Top 10 Comic-Con networking tips
Our new client was going to attend Comic-Con last week and they had very little experience with media and networking, so we put together a quick tip list of how to discuss their brand and engage with their potential audience.
Let me know what you’d add and take away in the comments!
- Perfect your brand elevator pitch. If someone asks you what you do, be able to describe your business in 30 seconds or less.
- Practice talking in sound bites with journalists. Talk in quotes. Every sentence should add value.
- Stats always add value. If someone asks why you decided to create your company (an app in this case), you can respond, “40 percent of the top performing apps on the App Store are strategy games and these are the games we enjoy the most. We wanted to combine our passion for these games with a sustainable business model.” (This is not a real stat, but you get the idea).
- People like to talk about themselves. It has been proven in job interviews that if the job candidate gets the person giving the interview to talk about themselves, the interviewee thinks highly of the candidate. This is the same with journalists and investors. If you find out their motivations and more about them, they will think highly of you.
- Never say anything negative about another individual or company. This can affect your own reputation.
- Don’t lie. Transparency is king. If you’re asked something you don’t know the answer to, say so. It comes across as humbling instead of like someone they can’t trust.
- Dress the part. Do not wear a full suit, but show you are there for business. This will show people that you take yourself seriously and that this is partially a business trip with real long-term goals. Act the part as well. There will be parties, but don’t let anyone remember you for something you wouldn’t share with your mother.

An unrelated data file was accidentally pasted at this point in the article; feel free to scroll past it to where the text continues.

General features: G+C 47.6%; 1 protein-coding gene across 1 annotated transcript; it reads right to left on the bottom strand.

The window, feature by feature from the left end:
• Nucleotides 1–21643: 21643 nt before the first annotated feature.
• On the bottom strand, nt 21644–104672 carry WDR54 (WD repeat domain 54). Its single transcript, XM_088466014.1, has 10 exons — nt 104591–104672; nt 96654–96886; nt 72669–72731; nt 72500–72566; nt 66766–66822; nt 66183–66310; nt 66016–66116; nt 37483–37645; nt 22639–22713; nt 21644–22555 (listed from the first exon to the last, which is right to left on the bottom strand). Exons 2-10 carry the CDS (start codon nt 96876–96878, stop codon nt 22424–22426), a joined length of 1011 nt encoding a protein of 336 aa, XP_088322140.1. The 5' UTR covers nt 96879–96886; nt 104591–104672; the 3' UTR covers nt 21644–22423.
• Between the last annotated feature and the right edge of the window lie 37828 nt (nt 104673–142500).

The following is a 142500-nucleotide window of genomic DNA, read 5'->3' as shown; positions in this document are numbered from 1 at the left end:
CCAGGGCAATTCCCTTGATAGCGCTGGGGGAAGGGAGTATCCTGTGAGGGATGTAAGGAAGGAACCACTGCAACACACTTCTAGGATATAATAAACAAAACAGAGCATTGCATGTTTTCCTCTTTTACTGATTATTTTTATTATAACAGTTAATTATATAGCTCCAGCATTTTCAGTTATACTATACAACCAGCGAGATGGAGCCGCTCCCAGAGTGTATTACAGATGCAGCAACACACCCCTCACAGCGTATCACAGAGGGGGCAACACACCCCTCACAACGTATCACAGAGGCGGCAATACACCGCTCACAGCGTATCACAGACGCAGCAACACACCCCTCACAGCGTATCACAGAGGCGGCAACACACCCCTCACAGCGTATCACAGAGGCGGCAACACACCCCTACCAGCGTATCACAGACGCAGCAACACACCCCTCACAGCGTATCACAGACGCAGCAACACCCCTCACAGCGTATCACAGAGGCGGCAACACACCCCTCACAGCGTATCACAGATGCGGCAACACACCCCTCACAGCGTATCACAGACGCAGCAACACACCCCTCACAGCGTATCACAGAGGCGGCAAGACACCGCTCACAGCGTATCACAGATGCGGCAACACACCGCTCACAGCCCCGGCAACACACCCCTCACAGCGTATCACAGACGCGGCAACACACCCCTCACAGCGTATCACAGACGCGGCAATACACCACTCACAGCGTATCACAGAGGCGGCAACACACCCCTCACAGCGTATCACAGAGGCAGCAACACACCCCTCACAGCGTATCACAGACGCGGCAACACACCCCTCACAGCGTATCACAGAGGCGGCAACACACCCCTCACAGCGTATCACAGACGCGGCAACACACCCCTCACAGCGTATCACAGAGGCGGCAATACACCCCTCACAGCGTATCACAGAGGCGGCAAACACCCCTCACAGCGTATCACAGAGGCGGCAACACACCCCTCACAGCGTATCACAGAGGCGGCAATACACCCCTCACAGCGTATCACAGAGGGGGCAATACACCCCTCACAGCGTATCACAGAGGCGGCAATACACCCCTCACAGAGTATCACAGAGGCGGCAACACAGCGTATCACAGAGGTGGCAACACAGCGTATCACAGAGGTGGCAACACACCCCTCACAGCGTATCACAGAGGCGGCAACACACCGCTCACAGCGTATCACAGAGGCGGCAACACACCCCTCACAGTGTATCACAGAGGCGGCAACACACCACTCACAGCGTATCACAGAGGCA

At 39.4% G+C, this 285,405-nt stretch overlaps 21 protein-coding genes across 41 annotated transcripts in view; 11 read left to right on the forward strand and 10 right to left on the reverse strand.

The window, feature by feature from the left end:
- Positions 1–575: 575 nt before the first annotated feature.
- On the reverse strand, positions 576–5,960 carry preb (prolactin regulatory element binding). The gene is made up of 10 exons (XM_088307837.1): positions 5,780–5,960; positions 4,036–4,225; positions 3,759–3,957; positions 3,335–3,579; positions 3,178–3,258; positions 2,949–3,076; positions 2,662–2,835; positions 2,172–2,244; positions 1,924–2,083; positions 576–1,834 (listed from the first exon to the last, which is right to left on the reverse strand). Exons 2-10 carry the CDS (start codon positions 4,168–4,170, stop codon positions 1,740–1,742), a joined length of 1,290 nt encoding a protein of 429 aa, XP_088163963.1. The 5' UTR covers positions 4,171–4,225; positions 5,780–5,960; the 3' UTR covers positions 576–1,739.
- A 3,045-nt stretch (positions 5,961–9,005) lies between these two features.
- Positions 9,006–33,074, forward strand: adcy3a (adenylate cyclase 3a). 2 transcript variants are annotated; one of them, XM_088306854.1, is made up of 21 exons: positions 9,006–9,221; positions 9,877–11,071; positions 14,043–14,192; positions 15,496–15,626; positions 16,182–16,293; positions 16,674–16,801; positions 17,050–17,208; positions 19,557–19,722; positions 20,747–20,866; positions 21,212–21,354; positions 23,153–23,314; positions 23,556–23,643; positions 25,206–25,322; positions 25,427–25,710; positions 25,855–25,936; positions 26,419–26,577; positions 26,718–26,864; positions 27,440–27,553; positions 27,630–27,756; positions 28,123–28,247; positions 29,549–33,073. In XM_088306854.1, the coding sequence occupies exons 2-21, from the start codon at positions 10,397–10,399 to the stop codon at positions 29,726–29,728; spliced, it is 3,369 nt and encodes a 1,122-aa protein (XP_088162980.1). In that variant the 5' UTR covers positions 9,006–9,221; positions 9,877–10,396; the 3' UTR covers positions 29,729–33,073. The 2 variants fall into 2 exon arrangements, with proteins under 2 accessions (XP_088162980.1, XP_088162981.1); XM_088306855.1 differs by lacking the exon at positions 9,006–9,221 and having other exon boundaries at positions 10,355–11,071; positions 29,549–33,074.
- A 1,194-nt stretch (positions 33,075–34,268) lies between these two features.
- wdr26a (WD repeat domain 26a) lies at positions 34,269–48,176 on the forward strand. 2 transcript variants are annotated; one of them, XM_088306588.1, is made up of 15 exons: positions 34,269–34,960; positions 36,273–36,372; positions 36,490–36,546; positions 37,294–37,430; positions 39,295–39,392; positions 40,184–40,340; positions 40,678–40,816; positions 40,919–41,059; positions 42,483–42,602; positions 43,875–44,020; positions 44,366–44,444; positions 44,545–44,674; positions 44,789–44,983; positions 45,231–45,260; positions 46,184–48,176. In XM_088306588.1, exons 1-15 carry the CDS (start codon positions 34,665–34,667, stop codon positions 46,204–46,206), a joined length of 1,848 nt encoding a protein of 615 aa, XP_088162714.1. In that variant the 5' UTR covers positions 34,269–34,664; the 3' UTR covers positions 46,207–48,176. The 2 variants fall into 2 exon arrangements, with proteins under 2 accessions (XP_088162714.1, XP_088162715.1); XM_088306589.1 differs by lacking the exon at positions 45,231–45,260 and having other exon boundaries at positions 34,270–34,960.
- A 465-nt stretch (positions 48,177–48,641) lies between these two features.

- Get off the tradeshow floor. Most people are there to work and many people have negative connotations with working, but they will be out afterwards. Look into evening events with media people there. Look into evening events that interest you, but could lead to meeting a potential lead.
- Capitalize on your strengths with talking to people. Maybe one of you are better at approaching people and the other is better at talking about the business. Be aware of your strengths and weaknesses and take advantage of them.
- Have takeaways. Collect business cards. Take peoples collateral. Be able to prove the value of attending the event when you leave.
- Remember, there is no real pressure. You are amongst your peers. Be conversational. Enjoy yourself.
- You are not there to sell, you’re there to raise awareness of your brand and hopefully meet a few kind journalists. Keep it light and win them over with your personality, don’t be that guy that seems like a used car salesman.
Joseph W. Doran,